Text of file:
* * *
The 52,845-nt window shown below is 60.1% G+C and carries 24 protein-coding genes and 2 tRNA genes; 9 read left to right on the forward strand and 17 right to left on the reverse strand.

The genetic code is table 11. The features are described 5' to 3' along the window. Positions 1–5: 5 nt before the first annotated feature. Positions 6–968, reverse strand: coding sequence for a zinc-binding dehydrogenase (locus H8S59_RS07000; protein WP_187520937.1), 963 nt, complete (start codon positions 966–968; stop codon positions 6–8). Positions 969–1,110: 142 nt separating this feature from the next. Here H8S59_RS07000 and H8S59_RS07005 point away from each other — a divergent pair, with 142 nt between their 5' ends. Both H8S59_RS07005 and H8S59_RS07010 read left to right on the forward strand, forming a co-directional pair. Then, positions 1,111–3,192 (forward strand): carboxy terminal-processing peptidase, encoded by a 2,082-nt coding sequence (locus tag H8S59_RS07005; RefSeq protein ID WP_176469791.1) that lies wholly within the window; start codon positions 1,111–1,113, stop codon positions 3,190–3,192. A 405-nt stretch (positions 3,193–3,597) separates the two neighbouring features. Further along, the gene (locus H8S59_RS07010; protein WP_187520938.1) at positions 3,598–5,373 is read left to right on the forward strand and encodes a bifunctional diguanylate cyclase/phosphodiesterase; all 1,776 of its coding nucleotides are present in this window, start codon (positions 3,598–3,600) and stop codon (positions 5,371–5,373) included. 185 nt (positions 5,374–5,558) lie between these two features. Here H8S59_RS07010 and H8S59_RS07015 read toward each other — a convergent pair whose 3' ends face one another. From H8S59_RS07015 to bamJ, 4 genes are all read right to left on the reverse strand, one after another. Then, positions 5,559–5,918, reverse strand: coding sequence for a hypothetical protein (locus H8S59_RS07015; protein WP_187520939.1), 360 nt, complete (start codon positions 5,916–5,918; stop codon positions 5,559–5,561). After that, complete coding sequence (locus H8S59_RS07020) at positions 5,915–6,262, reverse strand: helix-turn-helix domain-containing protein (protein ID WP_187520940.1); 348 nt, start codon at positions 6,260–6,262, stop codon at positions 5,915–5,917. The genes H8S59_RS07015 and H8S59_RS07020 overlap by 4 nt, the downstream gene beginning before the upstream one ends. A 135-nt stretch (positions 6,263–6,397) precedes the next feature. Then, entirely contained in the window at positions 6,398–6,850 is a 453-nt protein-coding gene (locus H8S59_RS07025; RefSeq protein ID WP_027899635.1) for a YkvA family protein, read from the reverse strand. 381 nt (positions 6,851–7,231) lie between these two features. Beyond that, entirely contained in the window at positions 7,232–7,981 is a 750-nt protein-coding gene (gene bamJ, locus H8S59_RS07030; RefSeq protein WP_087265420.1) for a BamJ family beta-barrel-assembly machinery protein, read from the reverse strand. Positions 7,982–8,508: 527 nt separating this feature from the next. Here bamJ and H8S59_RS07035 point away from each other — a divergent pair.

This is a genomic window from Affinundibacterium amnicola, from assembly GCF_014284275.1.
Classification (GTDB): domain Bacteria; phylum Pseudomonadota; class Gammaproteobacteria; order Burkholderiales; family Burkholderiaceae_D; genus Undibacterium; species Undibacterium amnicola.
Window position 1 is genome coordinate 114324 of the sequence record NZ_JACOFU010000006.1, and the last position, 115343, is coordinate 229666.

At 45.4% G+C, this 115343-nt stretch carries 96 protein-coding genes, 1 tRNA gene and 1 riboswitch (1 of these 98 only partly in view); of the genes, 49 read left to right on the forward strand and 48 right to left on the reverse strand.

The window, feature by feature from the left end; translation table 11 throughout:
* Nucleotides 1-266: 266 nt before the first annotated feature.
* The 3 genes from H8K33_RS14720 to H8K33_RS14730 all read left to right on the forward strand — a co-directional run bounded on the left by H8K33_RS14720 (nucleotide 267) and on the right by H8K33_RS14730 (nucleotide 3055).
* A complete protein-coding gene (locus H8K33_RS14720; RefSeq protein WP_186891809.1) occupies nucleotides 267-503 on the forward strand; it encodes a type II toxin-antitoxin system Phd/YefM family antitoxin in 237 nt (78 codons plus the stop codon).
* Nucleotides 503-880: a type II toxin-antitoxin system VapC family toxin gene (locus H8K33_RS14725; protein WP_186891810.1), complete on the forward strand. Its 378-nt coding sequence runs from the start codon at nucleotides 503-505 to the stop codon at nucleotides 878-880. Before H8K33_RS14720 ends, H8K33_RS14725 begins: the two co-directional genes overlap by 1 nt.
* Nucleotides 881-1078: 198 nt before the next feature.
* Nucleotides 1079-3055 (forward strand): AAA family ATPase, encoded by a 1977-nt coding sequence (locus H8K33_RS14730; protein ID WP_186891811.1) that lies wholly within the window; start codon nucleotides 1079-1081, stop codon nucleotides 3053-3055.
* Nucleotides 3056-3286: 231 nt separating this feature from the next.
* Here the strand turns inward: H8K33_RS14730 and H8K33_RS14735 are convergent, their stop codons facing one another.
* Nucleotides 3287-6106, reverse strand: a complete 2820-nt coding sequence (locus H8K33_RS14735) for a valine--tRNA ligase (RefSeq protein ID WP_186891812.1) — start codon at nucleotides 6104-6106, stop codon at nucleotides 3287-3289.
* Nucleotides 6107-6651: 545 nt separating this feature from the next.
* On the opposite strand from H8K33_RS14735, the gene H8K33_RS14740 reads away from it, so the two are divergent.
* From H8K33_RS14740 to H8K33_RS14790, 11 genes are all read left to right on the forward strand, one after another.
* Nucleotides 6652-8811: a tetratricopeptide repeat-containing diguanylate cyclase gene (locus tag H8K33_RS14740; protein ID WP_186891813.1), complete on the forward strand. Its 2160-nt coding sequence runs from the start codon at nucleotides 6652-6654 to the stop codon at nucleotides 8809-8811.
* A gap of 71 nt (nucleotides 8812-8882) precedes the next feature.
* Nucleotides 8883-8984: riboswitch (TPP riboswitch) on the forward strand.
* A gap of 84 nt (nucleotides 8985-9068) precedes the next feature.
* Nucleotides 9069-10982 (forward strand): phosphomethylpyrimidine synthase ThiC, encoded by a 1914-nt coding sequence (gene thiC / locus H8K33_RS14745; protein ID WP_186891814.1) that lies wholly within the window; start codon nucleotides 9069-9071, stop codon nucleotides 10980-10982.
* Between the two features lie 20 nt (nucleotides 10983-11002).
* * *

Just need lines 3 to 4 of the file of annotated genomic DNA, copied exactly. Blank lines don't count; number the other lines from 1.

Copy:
This is a genomic window from Affinundibacterium amnicola, from assembly GCF_014284275.1.
Classification (GTDB): domain Bacteria; phylum Pseudomonadota; class Gammaproteobacteria; order Burkholderiales; family Burkholderiaceae_D; genus Undibacterium; species Undibacterium amnicola.